Global economic hotbeds with fast growing populations in Africa face the highest climate risk. Cities like Kampala in Uganda, Dar-es-Salaam in Tanzania, and Lagos in Nigeria face the challenges of a population boom plagued by drought or crop failure.
Climate risk is hitting the heart of Africa.
In 2018, global research firm Verisk Maplecroft combined UN population data with their Climate Change Vulnerability Index (CCVI).
In the study, researchers found that 84 of the 100 fastest growing cities in the world face ‘extreme risk’ from climate change. The remaining 14 faced fell under the ‘high risk’ categories. Most of those cities were in Africa.
By the numbers
Global inequality is linked to climate risk.
95% of the 234 cities most affected by climate change fall in Africa & Asia.
86% of the 292 ‘low risk’ cities are located in Europe and the Americas.
Reading between the lines
Climate risk is investment risk.
- The world’s poorest with higher rates of urbanization face the greatest threats from climate disruption.
- Yet, the world’s most advanced economies (US, China, India, Europe) account for half of the world’s carbon emissions.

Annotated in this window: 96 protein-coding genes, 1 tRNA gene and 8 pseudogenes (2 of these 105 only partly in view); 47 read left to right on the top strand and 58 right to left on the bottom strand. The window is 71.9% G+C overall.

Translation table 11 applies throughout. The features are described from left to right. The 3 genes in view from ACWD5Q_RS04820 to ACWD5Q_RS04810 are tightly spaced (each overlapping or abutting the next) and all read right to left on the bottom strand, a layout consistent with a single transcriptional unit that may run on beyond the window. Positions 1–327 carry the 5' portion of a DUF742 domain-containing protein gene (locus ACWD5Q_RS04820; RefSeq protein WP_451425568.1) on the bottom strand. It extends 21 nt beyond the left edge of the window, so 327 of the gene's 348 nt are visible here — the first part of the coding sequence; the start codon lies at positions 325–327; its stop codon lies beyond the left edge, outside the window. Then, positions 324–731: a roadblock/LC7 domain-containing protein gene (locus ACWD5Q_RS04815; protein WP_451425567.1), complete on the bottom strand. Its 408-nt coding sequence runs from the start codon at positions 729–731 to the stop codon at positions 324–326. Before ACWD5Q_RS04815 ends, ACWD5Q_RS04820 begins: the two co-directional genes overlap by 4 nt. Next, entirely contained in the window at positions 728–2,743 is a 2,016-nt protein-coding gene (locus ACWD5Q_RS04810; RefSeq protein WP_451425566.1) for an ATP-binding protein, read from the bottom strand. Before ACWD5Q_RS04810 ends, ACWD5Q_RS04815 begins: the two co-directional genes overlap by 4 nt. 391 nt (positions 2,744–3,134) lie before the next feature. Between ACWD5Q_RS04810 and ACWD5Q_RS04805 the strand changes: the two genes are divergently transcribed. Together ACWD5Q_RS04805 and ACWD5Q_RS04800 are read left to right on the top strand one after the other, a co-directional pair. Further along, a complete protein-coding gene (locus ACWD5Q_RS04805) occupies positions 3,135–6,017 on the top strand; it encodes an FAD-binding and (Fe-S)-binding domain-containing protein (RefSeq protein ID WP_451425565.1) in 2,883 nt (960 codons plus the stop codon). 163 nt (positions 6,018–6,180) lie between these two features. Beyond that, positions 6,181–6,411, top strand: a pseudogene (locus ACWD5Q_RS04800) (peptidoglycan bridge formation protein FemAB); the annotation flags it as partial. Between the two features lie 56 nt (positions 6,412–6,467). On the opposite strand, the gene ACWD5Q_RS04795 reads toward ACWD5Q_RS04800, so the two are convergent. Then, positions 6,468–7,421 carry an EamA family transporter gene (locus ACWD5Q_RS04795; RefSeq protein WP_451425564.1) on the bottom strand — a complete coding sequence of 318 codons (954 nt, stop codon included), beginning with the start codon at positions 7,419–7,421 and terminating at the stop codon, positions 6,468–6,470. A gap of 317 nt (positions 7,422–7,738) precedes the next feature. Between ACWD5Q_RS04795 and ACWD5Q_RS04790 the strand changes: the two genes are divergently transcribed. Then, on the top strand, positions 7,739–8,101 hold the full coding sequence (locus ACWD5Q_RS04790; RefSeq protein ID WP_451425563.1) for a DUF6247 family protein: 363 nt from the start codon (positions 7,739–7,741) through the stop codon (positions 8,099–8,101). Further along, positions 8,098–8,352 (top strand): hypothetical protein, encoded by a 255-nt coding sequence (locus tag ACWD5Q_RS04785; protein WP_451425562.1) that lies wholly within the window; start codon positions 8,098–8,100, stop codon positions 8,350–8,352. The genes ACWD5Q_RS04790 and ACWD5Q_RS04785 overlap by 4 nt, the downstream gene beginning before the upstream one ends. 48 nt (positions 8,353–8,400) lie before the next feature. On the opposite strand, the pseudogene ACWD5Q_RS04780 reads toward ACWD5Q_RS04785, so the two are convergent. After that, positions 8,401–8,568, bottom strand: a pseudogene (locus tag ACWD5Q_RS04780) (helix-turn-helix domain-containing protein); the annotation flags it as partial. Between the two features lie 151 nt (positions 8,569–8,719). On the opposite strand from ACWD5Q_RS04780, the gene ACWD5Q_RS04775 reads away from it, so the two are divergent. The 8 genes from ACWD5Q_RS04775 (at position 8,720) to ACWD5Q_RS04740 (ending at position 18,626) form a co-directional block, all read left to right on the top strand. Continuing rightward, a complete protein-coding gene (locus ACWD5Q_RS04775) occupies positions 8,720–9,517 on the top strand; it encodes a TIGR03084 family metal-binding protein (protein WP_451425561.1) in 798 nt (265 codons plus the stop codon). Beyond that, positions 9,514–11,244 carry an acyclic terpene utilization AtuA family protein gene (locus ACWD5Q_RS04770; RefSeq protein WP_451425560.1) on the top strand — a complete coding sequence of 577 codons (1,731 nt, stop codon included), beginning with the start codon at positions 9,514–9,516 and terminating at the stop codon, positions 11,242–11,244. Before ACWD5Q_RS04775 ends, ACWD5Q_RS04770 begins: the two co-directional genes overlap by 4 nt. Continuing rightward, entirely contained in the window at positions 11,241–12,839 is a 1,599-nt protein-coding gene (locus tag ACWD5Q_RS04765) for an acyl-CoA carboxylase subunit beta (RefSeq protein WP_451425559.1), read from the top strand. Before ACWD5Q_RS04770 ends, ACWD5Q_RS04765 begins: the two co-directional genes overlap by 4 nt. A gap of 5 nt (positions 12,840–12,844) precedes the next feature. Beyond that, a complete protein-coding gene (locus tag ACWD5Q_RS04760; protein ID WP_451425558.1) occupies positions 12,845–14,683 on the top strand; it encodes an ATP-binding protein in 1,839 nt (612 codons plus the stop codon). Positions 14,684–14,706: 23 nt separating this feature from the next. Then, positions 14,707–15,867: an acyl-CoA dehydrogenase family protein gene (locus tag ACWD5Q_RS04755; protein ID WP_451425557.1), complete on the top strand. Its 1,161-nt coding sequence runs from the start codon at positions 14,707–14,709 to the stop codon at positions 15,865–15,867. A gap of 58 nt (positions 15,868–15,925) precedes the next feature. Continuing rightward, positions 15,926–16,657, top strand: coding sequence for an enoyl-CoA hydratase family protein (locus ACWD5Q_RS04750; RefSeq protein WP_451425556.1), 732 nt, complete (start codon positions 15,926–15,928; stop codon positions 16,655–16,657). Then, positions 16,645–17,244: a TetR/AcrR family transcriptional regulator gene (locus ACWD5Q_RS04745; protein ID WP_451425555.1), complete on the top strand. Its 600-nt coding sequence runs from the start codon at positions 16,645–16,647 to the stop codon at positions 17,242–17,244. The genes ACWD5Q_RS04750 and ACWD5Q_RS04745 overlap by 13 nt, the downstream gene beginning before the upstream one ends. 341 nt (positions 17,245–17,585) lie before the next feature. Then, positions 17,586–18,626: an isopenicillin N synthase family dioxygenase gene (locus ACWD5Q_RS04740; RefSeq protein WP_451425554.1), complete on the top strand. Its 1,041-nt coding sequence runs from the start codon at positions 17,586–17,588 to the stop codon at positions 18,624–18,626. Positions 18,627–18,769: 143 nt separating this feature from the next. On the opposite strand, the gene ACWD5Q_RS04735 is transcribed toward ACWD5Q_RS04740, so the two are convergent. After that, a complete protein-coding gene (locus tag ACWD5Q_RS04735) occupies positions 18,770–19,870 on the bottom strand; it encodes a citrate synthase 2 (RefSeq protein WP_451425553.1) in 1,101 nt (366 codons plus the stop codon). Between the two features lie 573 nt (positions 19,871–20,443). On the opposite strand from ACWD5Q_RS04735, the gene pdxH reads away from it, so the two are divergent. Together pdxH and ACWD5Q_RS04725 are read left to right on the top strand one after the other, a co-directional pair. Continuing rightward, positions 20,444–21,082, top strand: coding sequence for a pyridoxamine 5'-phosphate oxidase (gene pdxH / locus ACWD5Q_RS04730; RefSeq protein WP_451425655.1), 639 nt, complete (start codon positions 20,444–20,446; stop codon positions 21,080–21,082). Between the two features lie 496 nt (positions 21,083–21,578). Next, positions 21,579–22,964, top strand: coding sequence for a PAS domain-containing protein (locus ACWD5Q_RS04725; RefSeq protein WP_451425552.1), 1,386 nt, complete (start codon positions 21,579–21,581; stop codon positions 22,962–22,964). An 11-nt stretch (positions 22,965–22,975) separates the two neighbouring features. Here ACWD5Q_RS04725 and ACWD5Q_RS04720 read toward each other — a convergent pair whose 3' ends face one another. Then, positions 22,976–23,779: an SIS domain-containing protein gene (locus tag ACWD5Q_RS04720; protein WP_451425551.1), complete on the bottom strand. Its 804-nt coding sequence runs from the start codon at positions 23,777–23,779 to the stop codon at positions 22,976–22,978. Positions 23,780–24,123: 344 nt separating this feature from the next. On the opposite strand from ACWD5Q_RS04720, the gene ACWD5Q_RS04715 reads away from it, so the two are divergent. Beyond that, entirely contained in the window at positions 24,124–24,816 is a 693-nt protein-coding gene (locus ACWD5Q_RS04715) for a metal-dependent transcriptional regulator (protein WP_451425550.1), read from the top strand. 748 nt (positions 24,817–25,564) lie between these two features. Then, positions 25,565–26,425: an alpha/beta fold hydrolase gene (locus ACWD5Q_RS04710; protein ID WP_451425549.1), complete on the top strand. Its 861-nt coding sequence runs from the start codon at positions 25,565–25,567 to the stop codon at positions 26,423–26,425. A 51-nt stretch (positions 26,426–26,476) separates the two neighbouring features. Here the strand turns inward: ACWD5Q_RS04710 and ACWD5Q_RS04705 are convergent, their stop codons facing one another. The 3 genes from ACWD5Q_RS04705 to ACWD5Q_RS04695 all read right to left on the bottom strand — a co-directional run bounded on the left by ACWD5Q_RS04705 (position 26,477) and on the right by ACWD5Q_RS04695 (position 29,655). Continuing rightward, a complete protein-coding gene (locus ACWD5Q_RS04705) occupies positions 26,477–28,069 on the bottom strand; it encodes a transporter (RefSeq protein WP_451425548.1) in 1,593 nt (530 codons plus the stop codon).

- The International Monetary Fund estimates that 8 out of the 10 fastest growing economies between 2018 and 2023 will be African countries, posing serious risk to companies operating in the region.
Big markets need to bet on climate resilience.
Extreme climate risk in Africa, the fastest growing economic region of the world, makes an even stronger case for larger markets to invest in climate resilience. Many of us read Larry Fink’s Letter to CEOs, where he warned the world about climate risk in portfolio investments. It’s time we apply it to growth strategies around the world.
Advanced economies (as the cause but not the victim) have a moral, social and economic responsibility to mitigate the impact of carbon emissions.